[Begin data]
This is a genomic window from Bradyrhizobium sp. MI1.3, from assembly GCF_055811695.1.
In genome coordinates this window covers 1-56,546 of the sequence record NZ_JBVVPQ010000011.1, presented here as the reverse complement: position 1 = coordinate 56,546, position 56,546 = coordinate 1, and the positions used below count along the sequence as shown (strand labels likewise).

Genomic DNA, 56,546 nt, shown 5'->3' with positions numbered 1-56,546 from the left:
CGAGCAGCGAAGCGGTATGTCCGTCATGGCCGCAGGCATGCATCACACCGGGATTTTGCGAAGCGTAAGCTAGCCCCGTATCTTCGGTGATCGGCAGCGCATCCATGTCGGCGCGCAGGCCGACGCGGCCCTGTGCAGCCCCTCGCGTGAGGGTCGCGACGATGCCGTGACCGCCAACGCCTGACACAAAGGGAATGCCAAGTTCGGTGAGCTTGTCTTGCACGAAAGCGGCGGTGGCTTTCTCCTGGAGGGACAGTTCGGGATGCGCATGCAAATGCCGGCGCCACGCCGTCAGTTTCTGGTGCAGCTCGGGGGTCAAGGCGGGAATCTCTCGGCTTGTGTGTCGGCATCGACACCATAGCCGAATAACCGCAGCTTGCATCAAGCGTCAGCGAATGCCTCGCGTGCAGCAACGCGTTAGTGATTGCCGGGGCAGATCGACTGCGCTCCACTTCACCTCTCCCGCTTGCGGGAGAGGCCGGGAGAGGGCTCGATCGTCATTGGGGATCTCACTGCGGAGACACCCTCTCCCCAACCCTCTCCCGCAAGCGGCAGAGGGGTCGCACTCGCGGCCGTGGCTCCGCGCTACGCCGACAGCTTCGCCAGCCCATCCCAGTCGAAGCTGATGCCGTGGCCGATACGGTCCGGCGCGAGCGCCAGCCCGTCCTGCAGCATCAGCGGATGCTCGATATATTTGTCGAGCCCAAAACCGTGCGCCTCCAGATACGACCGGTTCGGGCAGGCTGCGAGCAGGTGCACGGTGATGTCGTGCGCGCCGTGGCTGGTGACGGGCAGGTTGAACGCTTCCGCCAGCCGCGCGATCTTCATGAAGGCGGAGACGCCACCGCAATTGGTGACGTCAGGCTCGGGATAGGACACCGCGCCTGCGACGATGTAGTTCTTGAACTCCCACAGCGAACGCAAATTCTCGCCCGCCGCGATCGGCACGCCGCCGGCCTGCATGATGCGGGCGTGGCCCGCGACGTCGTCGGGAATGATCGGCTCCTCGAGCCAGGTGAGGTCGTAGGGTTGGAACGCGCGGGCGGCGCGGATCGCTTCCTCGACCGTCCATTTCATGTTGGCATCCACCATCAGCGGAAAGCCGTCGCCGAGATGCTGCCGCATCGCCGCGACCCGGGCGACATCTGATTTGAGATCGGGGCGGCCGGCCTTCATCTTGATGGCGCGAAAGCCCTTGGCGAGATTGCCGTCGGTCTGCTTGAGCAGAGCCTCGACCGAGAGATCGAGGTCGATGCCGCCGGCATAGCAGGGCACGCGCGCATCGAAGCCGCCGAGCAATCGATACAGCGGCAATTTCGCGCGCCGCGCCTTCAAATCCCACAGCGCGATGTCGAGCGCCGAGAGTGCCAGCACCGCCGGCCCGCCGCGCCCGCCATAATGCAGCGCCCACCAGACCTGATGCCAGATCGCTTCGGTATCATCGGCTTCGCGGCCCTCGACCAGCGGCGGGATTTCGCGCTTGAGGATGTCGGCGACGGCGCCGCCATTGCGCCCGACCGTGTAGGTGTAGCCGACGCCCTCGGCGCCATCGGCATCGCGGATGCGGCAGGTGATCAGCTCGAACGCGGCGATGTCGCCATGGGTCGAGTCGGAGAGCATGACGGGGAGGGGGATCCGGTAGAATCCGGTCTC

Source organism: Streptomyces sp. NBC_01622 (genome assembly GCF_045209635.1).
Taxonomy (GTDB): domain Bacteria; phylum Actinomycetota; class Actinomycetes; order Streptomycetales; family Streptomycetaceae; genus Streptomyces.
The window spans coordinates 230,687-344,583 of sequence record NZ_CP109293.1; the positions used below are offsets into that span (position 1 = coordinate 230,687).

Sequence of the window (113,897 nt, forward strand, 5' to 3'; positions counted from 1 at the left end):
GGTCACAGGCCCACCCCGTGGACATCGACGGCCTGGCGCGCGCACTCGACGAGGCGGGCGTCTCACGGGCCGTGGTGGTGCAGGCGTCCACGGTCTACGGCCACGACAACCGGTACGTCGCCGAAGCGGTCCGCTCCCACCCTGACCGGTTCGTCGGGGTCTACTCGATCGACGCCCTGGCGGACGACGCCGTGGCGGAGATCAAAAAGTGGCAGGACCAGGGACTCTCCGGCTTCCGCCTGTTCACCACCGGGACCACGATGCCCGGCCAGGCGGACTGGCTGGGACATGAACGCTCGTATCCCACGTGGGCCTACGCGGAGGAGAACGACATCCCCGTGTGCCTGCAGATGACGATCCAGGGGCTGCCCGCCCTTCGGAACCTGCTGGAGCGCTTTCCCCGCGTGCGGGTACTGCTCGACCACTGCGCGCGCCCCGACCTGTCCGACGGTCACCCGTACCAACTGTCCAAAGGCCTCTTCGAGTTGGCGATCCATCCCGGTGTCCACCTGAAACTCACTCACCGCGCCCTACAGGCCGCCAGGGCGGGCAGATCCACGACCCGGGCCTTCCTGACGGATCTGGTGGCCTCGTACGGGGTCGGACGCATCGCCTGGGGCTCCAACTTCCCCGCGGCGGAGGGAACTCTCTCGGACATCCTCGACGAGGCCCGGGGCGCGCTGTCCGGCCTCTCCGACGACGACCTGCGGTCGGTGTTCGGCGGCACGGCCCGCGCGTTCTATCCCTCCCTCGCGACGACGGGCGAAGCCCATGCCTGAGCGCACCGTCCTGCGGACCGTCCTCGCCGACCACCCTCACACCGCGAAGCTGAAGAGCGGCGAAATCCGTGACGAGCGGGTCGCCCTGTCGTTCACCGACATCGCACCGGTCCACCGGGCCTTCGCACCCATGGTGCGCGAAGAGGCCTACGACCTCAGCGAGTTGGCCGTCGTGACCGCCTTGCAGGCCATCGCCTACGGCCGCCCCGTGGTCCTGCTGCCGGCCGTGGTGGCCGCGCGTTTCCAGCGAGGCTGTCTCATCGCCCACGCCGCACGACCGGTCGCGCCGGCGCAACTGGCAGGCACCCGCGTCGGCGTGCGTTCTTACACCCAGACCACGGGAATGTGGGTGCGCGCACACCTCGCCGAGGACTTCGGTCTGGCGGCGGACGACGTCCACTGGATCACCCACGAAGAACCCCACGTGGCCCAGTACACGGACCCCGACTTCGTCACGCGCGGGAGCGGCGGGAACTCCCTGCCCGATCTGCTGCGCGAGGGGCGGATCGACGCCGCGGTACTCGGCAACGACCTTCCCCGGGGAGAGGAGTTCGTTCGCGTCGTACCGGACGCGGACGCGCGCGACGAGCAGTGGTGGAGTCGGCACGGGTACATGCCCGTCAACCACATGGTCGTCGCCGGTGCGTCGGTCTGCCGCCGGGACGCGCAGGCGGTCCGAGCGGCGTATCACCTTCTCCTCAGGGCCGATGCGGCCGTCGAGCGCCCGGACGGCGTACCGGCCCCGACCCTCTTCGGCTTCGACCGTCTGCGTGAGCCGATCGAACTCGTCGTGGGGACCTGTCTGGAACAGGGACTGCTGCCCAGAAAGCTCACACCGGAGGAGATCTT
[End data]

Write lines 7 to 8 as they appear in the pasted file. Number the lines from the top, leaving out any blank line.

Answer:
The window spans coordinates 230,687-344,583 of sequence record NZ_CP109293.1; the positions used below are offsets into that span (position 1 = coordinate 230,687).

Sequence of the window (113,897 nt, forward strand, 5' to 3'; positions counted from 1 at the left end):